I think I've seen one of these volumes before, though it must have been several years ago, since I didn't note it here. This is the fourth in the series, as should be clear, and Russell adapts two of Wilde's fairy tales in each album-size (and -length) volume, giving each story about twenty pages. This time, the two stories are "The Devoted Friend" and "The Nightingale and the Rose," both of which begin as fairly traditional-seeming folk tales in style and presentation, but then have their morals and ending twisted in more Wildean, fin de siecle ways. Russell's exquisite and detailed penwork is a great fit for Wilde; there's something in Russell's style that meshes very well with the Mauve Decade. These two stories are pretty minor Wilde, but Russell retells them well, and the whole thing -- like all of these volumes -- is quite entertaining.

Posy Simmonds, Gemma Bovery (5/18)
I read Simmonds' Tamara Drewe a few months ago, as part of my general Eisner frenzy, and liked parts of it without thinking it was entirely successful as comics. So I dug out this previous book of hers -- originally published in the UK a decade ago -- and found it almost exactly the same sort of thing as Tamara. Gemma is a transposition of Flaubert's Emma Bovery to the modern day (and to an almost burlesqued seriocomic mode), as Tamara did the same thing to Hardy's Far from the Madding Crowd. Both books feature rumpled, far, middle-aged male narrators watching an attractive young woman from afar (while each of them not-so-secretly yearn for her). The older men and the young women are even drawn very similarly in the two books. And both stories feature those women's unfettered sexuality, with various affairs and flirtations, which end badly for both young women. (Two books isn't a pattern, though; I'd have to see much more of Simmonds' work to guess whether this is a common theme of hers.) Most complicating, though, is Simmonds's style -- she tells her story mostly in huge blocks of text, illustrated by spot drawings, and only occasionally drops into real comics panels (and even more rarely, pages). These books look much more like a grown-up version of a picture book than like the usual comics page, and Gemma is even less comics than Tamara was. Simmonds tells her story well, but I do wonder if she has any different stories to tell (or any that she didn't adapt from hundred-year-old novels), and if she's moving more towards comics and learning to show with her pen rather than tell with her typeset words.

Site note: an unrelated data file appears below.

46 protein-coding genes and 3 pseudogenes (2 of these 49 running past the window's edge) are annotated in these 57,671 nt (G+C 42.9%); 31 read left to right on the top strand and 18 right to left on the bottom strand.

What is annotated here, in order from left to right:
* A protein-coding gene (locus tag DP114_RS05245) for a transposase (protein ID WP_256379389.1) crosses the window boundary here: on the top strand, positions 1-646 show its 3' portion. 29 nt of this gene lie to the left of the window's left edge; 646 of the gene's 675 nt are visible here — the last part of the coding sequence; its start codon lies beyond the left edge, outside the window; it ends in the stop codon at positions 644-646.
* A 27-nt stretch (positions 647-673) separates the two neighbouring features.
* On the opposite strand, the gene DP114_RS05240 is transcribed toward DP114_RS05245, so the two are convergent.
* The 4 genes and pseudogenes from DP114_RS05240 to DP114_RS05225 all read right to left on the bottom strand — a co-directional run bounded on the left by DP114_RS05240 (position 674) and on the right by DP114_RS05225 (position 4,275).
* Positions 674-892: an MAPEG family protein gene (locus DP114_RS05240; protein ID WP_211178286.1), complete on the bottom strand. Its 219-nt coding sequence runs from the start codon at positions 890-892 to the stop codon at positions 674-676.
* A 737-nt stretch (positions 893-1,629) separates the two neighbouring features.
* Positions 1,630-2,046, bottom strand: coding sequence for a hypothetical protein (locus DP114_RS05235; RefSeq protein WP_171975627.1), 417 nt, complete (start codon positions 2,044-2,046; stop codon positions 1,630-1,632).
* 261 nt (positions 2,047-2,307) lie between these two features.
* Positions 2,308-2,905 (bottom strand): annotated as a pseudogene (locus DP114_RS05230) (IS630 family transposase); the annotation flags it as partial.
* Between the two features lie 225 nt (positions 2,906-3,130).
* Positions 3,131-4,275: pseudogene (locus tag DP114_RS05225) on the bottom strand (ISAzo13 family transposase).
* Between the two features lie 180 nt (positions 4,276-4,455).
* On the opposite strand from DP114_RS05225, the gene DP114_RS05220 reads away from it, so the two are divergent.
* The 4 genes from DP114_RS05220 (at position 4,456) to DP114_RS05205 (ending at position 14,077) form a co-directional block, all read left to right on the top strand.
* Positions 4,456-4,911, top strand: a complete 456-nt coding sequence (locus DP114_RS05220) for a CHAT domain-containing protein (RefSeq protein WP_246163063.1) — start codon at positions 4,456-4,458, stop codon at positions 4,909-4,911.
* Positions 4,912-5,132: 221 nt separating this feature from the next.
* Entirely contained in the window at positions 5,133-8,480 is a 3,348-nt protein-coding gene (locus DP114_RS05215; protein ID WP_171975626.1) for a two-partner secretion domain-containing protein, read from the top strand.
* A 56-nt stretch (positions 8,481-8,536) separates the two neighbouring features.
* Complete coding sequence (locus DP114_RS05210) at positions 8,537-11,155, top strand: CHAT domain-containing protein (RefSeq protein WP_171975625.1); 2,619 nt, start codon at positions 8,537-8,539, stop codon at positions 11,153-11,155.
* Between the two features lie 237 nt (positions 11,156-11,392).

Bryan Lee O'Malley, Scott Pilgrim, Vol. 1: Scott Pilgrim's Precious Little Life (5/22)